Published on February 9, 2015
Deep within the brain’s hypothalamus, there is a collection of neurons that serve as the central regulators of appetite, metabolism and fat storage. Called the arcuate nucleus, these neurons respond to circulating hunger and satiety signals in blood, increasing or decreasing our... Read More
Published on February 5, 2015
Did you know that children who are obese when they’re diagnosed with leukemia are more likely to relapse after chemotherapy? In fact, there’s a 50% higher chance that the cancer will return in these patients when compared to their lean counterparts.Researchers from ... Read More
Published on February 2, 2015
As you can see above, crescent-shaped red blood cells have a hard time making their way through the blood vessels of individuals with sickle cell disease (SCD). These roadblocks in cellular travel can cause serious pain, prevent oxygen and nutrients from reaching tissues and... Read More
Published on January 28, 2015
Three-dimensional printing technology can make surgery safer for children with congenital heart disease and reduce the duration, as well as the number of invasive procedures, required. Richard Kim, MD, a cardiac surgeon at Children’s Hospital Los Angeles (CHLA), recently used a... Read More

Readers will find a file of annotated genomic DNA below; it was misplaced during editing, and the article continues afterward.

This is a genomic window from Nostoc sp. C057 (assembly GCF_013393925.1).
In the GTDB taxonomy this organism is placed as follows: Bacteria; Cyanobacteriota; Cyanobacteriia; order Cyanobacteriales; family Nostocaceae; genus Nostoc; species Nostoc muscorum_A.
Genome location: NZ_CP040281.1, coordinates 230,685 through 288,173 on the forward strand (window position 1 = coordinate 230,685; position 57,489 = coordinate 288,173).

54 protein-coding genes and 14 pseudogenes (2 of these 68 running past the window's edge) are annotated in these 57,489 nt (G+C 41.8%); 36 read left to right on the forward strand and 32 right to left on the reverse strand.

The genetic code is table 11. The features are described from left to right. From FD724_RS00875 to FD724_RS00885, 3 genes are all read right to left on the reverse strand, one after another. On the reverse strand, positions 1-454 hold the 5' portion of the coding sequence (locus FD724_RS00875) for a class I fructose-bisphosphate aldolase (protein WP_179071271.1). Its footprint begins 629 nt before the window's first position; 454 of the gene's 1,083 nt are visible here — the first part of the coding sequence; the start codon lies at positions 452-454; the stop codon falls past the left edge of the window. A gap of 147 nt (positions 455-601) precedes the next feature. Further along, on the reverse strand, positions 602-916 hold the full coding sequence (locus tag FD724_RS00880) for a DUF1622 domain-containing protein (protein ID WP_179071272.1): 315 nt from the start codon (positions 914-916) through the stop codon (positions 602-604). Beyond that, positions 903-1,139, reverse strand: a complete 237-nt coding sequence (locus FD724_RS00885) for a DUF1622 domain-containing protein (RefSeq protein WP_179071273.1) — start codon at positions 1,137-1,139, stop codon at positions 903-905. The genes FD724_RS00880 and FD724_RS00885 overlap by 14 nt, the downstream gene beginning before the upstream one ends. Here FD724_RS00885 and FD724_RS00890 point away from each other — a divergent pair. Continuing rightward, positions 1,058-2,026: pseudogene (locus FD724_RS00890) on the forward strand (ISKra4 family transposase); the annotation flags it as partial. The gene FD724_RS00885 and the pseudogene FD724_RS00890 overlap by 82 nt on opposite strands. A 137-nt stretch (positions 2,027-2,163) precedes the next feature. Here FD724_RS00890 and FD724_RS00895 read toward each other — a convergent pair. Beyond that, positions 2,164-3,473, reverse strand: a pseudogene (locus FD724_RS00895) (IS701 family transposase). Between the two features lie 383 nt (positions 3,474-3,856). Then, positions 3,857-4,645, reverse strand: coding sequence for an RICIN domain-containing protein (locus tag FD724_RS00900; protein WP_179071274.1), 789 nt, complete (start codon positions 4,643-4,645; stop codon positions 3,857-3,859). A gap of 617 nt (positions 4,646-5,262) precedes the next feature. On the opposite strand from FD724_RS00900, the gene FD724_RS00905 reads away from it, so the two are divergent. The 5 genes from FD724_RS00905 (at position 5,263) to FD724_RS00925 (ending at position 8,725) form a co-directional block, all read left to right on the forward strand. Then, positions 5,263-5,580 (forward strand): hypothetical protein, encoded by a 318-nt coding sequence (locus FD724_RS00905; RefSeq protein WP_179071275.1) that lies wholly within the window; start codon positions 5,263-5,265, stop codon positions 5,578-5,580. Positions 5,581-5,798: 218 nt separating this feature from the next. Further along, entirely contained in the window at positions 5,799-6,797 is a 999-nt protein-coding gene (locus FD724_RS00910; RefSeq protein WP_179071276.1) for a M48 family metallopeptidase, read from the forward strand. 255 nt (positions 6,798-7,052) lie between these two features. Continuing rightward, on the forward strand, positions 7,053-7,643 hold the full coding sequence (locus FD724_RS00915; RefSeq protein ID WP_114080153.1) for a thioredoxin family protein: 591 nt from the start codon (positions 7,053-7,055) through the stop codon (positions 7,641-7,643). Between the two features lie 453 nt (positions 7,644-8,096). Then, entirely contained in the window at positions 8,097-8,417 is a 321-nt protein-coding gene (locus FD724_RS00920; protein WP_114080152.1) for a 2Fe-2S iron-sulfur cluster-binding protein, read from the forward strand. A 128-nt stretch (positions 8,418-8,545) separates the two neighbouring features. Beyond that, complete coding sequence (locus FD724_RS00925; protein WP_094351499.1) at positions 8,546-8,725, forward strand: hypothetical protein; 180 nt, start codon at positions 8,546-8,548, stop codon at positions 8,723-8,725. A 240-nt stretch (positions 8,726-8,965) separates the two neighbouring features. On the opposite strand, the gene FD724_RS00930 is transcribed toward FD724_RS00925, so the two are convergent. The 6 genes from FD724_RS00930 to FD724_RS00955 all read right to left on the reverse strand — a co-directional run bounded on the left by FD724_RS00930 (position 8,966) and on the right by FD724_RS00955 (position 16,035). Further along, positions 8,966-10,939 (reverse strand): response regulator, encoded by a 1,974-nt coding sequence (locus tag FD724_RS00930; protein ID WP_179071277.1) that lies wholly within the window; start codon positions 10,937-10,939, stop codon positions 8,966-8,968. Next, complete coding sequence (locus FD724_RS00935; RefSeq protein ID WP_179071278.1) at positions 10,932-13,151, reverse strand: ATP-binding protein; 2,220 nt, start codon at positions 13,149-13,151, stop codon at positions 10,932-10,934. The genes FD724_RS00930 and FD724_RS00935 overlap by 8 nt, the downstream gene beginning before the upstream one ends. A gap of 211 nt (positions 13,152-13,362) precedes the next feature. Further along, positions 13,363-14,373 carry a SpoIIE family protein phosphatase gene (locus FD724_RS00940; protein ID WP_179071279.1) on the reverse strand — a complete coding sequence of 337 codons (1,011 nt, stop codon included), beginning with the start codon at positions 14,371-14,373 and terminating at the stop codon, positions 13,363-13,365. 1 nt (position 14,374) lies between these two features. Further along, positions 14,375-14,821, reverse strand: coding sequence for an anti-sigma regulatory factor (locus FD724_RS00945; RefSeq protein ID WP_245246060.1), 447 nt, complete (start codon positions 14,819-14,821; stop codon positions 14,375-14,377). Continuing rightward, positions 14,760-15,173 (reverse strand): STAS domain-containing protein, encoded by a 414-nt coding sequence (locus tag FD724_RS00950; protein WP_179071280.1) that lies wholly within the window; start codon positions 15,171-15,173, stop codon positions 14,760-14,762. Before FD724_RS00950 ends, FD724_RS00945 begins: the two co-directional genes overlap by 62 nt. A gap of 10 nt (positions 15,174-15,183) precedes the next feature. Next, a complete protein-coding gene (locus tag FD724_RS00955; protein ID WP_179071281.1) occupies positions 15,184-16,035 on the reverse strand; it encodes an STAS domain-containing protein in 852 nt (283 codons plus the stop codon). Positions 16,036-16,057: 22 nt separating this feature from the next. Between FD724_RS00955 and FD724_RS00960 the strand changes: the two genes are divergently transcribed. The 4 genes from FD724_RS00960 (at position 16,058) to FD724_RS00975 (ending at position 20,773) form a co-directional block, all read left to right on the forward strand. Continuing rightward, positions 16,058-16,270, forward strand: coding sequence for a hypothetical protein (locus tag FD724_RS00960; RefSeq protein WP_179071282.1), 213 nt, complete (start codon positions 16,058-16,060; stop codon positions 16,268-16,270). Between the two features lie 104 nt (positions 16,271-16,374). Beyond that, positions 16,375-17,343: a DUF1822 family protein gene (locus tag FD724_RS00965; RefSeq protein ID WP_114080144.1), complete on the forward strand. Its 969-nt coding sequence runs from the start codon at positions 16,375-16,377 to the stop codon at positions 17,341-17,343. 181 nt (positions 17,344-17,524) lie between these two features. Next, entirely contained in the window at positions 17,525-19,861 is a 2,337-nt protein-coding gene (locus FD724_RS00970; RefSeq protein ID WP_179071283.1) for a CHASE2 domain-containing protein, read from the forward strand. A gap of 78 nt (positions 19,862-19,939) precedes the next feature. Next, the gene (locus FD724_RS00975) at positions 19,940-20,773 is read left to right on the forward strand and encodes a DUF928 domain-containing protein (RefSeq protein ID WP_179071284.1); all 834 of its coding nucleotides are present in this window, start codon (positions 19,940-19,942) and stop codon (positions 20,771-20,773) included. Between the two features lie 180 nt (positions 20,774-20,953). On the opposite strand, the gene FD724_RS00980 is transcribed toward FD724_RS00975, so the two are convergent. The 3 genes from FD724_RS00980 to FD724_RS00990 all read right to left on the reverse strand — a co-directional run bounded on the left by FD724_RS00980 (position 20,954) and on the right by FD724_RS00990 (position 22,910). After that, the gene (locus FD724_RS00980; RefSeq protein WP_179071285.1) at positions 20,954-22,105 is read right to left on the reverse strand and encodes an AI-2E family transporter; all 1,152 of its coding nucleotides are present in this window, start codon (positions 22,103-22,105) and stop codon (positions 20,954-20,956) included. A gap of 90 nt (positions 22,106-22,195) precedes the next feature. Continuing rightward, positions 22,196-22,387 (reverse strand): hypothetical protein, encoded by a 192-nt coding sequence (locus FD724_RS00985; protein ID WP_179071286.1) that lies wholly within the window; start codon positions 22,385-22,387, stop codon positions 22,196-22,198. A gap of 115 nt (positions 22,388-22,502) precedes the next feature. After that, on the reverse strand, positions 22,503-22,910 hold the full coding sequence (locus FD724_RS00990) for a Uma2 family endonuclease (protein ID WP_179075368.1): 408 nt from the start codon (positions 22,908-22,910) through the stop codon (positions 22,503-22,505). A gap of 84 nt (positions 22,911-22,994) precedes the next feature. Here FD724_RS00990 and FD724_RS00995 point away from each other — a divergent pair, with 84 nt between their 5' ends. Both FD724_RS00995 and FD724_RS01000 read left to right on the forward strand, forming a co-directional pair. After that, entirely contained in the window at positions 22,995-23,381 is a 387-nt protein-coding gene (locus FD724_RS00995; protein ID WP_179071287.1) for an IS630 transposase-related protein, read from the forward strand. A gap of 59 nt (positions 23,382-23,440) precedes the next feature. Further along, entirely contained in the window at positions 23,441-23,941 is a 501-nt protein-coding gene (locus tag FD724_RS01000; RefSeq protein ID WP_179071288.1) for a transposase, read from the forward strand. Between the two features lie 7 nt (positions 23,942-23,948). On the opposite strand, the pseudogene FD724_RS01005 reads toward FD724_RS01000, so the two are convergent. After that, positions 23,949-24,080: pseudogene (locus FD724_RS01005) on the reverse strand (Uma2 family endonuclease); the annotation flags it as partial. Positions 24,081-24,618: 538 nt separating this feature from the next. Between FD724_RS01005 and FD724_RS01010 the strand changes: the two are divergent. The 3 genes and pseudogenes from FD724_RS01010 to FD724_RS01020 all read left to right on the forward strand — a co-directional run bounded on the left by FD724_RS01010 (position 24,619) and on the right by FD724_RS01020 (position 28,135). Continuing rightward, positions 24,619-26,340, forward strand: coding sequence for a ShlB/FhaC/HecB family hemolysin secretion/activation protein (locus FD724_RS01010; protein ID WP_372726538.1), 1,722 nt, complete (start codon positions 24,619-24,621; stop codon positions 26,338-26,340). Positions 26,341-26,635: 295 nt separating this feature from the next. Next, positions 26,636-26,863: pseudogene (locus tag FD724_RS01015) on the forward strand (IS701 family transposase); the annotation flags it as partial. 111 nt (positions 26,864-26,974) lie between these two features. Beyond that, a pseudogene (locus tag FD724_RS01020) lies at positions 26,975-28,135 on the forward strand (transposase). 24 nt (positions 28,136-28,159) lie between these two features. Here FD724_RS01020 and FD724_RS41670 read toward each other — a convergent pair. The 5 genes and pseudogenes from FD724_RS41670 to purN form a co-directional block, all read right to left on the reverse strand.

Published on January 26, 2015
Accounting for about one quarter of all childhood cancer diagnoses, acute lymphoblastic leukemia (ALL) is one of the most common malignancies affecting kids under the age of 15. In the past, ALL had a high mortality rate; nearly 80 percent of the children with the disease did... Read More
Published on January 20, 2015
Our motivation to eat can be influenced by any number of sources—a friend’s decadent Instagram post, a new restaurant review that has you drooling, or simply the urge stave off boredom on a Wednesday night. But despite all of these external cues, our biological motivation to... Read More
Published on January 13, 2015
Researchers at Children’s Hospital Los Angeles (CHLA) have grown functional tissue-engineered intestine from human cells. This regenerative medicine technique brings surgeons one step closer to helping patients with devastating intestinal disorders like short bowel syndrome... Read More